One of the best examples of that phenomenon over the last decade has to be the case of FIDELITY CHINA SPECIAL SITUATIONS. The story includes one of the UK’s best fund managers, a sector that has drifted dramatically in and out of favour, and the impact of huge media exposure. The trust was born when Anthony Bolton, who had successfully run unit and investment trusts for Fidelity for more than 25 years, decided after a brief retirement that he wanted to move to Hong Kong in order to run a China fund for his old firm.
Given his track record and high profile in the industry, coupled with the popularity of China as an investment theme, the launch of his new investment trust attracted a record amount of money, more than £500m. Initially the shares, issued at £1 each, performed well, and before long were trading at a premium of more than 15% to net asset value – a classic example of a warning bell sounding. What happened next was that the Chinese stock market started to perform less well, and a couple of Mr Bolton’s core stock selections turned out badly (one of his companies being accused of fraudulent accounting practices). Given his high profile, these problems inevitably hit the headlines in a big way.
The fund slipped from a premium to a discount and, worse still, the share price fell as far as 70p, well below the issue price of 100p. The media was full of stories that Mr Bolton was unable to transfer his skills from the UK to China. Some gave the impression that he was over the hill and had lost his way. Many private investors expressed their disappointment by selling their holdings at between 70p and 90p a share.
By the time Mr Bolton retired from running the fund three years later, the media was still largely hostile, some going so far as to imply that his time at the helm had been a failure. At that point the shares were still trading on a discount of 14% to net asset value. Yet the net asset value itself had risen 90%, and the trust had handsomely beaten the fund’s Chinese benchmark while he was in charge. That hardly justifies being called a failure.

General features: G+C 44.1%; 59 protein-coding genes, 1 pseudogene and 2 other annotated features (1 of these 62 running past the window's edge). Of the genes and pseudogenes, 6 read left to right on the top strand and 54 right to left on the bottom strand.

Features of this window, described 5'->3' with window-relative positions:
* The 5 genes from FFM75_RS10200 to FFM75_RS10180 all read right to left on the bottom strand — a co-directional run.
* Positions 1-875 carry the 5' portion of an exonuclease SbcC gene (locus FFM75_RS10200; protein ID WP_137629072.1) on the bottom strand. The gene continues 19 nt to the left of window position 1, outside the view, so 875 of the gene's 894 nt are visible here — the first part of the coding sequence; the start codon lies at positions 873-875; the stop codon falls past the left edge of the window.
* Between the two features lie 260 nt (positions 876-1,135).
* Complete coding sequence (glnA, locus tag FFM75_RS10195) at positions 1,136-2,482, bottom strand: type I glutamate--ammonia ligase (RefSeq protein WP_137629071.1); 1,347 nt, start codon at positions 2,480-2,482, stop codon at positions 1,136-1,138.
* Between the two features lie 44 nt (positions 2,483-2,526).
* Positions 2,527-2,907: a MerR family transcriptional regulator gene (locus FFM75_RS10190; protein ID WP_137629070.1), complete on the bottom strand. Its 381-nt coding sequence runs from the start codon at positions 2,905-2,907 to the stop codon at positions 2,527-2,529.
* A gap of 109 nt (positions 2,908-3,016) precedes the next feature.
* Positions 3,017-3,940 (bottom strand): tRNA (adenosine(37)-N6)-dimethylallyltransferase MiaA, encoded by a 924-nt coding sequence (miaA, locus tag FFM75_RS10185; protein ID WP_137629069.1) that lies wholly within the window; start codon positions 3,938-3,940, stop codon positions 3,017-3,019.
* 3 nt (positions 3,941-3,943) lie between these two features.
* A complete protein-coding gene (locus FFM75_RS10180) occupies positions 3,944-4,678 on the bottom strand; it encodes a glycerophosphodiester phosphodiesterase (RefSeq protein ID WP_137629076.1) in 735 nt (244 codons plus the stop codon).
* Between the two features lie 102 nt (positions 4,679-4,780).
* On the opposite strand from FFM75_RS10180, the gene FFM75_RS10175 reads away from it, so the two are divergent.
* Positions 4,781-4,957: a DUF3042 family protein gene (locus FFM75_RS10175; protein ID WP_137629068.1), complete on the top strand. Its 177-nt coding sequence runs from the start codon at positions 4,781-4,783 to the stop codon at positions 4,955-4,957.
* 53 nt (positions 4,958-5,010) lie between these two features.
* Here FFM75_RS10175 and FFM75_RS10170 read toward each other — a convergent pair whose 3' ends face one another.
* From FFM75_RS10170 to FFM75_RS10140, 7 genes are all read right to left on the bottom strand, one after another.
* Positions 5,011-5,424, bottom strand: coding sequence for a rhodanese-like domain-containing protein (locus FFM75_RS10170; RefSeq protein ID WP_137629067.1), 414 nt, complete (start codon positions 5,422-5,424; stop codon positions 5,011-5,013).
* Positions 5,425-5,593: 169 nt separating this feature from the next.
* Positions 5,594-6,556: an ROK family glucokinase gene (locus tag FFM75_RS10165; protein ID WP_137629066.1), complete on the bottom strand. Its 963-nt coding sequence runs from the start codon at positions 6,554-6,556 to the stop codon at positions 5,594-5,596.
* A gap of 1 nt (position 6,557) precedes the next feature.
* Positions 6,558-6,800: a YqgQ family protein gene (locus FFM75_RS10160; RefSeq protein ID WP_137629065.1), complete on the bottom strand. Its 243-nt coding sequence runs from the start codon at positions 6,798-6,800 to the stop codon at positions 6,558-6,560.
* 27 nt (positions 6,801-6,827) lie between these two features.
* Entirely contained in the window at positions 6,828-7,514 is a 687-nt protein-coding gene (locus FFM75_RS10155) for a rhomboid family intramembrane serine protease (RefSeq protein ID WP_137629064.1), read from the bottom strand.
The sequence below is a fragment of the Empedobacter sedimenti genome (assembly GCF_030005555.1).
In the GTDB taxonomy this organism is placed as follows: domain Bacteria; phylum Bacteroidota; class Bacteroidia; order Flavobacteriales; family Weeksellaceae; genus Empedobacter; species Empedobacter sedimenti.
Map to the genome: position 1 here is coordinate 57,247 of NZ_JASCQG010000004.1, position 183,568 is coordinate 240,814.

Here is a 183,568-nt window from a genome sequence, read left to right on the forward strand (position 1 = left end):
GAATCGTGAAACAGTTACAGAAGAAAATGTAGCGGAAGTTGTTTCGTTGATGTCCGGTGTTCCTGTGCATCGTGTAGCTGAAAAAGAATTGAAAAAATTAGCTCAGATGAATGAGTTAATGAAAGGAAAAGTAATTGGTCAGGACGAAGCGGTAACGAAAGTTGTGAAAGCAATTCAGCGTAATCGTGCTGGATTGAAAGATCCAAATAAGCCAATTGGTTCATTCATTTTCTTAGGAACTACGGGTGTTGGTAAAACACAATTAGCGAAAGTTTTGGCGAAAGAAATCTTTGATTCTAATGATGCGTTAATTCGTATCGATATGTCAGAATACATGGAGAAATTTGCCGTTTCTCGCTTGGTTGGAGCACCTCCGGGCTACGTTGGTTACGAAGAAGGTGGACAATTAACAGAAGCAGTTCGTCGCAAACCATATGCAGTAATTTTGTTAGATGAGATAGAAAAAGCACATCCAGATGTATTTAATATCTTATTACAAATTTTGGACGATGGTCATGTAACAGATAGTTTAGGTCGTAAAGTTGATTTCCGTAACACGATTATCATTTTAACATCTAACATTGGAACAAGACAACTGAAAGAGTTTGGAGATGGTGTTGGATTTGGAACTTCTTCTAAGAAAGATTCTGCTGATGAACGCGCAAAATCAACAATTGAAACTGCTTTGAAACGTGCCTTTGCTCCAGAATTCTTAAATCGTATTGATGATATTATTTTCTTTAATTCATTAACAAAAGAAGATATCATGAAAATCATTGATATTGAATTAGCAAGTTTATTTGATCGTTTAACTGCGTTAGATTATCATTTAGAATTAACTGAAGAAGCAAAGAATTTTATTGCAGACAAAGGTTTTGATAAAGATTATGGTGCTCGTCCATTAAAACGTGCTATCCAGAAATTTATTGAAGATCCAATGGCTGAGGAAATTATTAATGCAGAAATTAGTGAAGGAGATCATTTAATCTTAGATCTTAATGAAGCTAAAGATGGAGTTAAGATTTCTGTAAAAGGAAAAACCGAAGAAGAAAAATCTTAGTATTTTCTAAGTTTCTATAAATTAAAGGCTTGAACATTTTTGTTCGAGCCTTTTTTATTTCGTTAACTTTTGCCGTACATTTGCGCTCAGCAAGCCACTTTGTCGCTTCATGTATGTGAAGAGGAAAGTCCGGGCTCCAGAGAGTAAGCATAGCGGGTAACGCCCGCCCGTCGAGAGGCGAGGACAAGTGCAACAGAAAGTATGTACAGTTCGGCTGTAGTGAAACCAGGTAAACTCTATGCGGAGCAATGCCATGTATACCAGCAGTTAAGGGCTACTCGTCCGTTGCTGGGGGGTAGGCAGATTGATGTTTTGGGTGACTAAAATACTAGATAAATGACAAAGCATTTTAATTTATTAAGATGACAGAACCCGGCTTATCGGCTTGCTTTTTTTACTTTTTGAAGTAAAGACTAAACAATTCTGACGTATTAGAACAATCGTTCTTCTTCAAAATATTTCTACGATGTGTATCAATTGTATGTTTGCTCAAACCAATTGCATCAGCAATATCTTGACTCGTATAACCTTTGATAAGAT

More to the point, he had already laid the seeds of a high-return stock portfolio. Since his retirement the portfolio has continued to blossom under Dale Nicholls, its new manager. Eight years after launch the net asset value had risen to a peak of 300p and the shares, while still trading at a discount, were nearly four times higher than they had been at the earlier low point. Since then, not unsurprisingly, they have fallen back again; any investment in a developing economy such as China will always be more volatile than most.
The point is that those who sold out after the initial disappointing performance missed out on a chance to make a superb gain. This neatly illustrates the fact that you shouldn’t believe everything you read in the media. A little time spent in research would have suggested that the move to a big discount was actually a classic buying opportunity, not a sell signal. Given that any equity investment should be seen as a long-term project, it was a mistake for investors to sell after just two years of experience, however disappointing the ride had been.
The other point is that the Fidelity China Special Situations story illustrates how investing in investment trusts can be both more hazardous and more rewarding than investing in an equivalent unit trust, precisely because of the discount/premium cycle. It takes more work and more courage to invest this way – whether that is for you is a matter only you can decide.
Another important difference between investment trusts and unit trusts is that investment trusts can ‘gear’ their returns in a way that unit trusts cannot. What this means is that, if the board of directors agree, the trust can borrow money in order to boost the amount of capital that they have to invest. If the fund manager can make a greater return with this extra capital than it costs to borrow the money, the trust and its shareholders will be better off. (To continue the driving analogy, they have moved up a gear or two.) The scope for gearing is another factor that makes analysing investment trusts more complicated as the decision to gear or not can make a significant difference to investment performance. It also adds to the risk of share price volatility.